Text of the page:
The passage goes on like this for quite a while.  Laurent transforms from an untalented to a talented painter because he loses weight, and dissipates the "dense vapours of good health."  I hope it's easy enough to see why I don't take all of this seriously, and why I give Zola credit for not taking it too seriously himself.  And that before we get to the episode's fantastic twist ending, worthy of the best thriller writers.  Everything fits the theory perfectly, as long as the writer is allowed complete control over the results, which he is.

As an aside:  The Classics Circuit really worked well this time, (for me, I mean).  So thanks, Rebecca, and - I know there are a dozen or more other people.  Was it helpful that a relatively small number of books were covered?  Thérèse Raquin eight times, Germinal six times, and so on.  I'm all for more of that.

I didn't really adjust my own reading list - my biases were confirmed.  Germinal is obviously essential, as is NanaThe Masterpiece is based on Zola's first-hand knowledge of the world of Impressionist painters, so I want to read it for its subject, and, one would think, as a corrective to the painter in Thérèse Raquin, but it sounds a bit second-tier.  I'm curious about his short fiction, and no one read L'Assommoir, which I hope to try someday.  Someday is key.  Zola did not write the kind of novels that I want to read one after another.  I want some space between them..  I want to maintain the dense vapors of my good health.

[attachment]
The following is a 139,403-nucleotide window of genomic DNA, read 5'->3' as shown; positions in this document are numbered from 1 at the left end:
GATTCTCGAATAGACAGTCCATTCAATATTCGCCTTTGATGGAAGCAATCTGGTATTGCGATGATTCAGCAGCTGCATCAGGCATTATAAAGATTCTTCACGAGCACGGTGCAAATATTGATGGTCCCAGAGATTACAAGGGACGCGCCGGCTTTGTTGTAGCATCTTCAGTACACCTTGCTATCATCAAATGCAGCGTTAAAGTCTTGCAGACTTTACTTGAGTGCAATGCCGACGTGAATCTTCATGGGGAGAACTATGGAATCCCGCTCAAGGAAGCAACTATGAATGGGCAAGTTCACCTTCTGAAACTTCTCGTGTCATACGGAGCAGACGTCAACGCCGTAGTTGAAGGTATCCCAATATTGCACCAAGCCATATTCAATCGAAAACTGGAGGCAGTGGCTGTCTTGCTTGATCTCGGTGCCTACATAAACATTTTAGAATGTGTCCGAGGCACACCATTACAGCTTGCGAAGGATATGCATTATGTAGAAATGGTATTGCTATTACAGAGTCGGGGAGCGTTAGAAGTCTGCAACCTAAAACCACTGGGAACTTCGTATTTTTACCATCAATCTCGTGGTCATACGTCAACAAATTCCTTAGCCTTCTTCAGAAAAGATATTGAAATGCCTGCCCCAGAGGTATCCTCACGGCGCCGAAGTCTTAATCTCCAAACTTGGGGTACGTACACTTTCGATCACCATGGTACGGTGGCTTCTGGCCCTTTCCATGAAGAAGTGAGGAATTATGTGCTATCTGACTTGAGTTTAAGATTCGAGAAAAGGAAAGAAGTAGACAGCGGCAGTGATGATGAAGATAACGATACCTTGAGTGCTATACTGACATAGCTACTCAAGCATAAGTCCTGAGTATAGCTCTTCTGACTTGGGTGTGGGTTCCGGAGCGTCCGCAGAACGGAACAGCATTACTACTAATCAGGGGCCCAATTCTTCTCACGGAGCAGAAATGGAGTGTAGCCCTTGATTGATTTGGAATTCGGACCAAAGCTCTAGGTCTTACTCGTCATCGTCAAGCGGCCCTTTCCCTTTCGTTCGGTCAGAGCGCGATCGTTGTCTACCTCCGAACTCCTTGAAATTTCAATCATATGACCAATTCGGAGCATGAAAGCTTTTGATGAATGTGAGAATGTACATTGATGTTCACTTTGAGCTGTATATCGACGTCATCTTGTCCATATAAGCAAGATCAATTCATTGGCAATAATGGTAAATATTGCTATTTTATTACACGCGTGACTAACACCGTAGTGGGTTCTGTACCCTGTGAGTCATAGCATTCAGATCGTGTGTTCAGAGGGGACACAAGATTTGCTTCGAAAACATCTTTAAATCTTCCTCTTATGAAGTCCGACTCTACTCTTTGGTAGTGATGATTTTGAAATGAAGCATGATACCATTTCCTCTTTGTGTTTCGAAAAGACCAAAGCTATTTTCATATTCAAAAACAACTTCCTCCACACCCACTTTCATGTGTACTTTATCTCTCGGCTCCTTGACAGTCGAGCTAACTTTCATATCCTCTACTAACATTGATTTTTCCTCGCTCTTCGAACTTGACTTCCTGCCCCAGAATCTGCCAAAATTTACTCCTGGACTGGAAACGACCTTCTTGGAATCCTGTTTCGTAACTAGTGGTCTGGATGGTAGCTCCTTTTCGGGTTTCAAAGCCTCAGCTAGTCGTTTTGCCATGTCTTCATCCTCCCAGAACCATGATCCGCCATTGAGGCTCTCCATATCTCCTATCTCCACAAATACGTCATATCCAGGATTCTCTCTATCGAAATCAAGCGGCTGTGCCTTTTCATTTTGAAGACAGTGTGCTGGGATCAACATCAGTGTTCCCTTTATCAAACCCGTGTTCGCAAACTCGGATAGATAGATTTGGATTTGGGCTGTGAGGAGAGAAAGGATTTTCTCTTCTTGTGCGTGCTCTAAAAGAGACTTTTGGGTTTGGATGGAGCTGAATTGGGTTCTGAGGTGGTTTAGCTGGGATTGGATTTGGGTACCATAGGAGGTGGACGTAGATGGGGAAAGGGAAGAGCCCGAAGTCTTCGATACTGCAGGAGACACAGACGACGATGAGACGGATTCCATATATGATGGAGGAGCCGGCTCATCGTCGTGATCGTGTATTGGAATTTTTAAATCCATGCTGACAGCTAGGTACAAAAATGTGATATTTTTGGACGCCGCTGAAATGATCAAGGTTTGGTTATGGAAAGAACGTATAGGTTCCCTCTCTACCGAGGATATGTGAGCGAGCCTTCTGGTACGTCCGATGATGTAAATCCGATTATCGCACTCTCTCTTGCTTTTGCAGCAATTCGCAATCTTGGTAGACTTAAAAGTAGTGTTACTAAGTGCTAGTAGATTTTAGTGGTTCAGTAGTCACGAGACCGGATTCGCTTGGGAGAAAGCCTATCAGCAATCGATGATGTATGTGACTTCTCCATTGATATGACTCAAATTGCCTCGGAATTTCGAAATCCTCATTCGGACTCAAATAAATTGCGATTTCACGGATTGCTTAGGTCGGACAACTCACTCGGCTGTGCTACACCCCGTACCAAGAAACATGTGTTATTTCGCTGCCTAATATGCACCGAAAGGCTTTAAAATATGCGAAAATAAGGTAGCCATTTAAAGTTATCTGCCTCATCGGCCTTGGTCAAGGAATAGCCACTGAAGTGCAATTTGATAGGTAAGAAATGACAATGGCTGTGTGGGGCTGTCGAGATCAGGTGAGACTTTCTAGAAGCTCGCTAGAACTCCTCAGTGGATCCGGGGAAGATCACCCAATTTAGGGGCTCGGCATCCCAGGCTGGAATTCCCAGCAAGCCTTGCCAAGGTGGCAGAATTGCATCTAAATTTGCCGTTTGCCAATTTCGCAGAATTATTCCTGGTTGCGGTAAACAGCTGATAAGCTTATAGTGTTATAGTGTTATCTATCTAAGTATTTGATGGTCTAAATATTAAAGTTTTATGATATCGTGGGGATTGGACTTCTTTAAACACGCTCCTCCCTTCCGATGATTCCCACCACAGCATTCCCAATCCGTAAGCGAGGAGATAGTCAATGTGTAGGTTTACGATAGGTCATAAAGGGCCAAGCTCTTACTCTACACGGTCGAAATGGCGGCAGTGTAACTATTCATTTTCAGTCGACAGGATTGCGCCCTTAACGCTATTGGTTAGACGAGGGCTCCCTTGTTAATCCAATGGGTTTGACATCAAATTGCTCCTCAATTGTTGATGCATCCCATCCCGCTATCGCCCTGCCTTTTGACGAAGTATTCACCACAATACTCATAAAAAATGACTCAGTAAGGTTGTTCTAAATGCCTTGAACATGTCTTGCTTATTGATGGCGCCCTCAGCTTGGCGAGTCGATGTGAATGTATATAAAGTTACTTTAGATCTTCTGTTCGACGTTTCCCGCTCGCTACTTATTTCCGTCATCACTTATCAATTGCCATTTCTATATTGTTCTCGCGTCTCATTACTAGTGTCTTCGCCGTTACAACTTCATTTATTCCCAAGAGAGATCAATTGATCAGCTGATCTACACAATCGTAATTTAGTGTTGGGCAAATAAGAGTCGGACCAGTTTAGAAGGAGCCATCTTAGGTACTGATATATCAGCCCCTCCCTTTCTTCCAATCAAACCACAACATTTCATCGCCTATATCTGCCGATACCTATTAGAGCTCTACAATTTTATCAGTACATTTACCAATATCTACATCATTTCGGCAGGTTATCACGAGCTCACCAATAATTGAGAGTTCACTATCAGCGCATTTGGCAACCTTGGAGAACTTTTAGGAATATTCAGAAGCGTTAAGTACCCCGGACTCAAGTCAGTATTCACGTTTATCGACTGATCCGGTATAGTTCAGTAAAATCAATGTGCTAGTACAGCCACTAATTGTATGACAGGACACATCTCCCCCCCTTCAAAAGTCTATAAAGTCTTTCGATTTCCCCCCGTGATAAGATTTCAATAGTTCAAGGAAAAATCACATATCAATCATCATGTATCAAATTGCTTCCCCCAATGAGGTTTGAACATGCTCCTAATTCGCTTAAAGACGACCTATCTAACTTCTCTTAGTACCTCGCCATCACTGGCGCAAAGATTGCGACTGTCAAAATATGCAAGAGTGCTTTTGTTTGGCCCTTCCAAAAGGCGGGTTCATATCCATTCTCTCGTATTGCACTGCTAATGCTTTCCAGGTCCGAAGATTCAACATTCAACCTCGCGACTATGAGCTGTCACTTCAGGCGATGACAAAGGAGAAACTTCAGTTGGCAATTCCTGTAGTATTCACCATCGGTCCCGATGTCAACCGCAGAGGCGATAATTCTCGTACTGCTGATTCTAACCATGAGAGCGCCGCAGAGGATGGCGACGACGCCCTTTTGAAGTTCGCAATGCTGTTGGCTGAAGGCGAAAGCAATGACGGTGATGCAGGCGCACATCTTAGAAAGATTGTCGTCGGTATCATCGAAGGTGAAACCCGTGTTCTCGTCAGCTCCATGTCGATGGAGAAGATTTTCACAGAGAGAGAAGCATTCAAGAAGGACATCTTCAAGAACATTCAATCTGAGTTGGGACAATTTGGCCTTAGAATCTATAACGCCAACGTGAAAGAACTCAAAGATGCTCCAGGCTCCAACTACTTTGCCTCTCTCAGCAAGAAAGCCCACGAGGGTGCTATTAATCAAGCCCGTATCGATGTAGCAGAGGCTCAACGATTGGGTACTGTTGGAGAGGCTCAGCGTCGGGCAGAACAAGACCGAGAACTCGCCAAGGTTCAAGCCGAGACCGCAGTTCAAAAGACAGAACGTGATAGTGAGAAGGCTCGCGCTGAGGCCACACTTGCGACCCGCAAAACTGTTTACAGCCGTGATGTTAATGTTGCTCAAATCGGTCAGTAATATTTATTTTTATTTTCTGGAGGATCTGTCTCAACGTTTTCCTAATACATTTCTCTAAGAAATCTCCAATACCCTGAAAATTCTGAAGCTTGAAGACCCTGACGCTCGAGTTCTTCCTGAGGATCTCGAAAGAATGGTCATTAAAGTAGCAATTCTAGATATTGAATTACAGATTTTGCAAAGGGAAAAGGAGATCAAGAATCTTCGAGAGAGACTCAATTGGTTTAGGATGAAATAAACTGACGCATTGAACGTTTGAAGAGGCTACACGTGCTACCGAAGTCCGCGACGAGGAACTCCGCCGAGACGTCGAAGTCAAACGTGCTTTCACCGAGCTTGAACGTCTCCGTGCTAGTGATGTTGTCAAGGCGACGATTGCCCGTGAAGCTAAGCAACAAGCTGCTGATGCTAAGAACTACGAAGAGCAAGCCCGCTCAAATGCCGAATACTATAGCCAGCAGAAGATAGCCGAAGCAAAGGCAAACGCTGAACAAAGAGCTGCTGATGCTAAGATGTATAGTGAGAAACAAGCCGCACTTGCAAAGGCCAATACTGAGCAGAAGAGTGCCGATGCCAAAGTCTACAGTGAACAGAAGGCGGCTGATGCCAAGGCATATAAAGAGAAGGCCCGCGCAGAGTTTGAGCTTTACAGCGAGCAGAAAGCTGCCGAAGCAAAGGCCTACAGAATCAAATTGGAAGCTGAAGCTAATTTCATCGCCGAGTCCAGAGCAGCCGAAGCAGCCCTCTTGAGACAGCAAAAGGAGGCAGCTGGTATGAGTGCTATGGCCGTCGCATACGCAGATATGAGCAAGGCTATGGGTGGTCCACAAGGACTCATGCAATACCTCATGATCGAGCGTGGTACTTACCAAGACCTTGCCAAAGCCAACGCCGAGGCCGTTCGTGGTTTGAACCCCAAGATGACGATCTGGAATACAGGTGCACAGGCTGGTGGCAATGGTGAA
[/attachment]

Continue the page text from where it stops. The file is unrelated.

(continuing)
1. You're quite right -- I'd misremembered about Camille. I should change that bit in our review. And it is clearly a nod to Flaubert. (Although the fact that he feels bad about his lack of education says that he's not *entirely* untouched by civilization, unlike Therese, who is.)

    I spent some time while I was in France with someone who likes to read all of either Zola or Balzac each winter. I tend to agree with you that it needs a little more space, or else keeping the windows open.

  2. Yes, that's good - some little glimmer of civilizing light shines in. It can't penetrate Camille, but he does know it's out there, which is something.

    All of Zola, or all of Balzac, in a season? Impressive. Intense, too intense, but impressive. The Rougon-Macquart novels alone must add up to 10,000 pages!

  3. I tried to read Nana after finishing The Kill, while also reading Baudelaire, it did not go down well... too concentrated a dose of French pessimisim. But I'm glad I joined the Classics Tour and reread The Kill, coming back to it now on its own helps me see and appreciate it more clearly.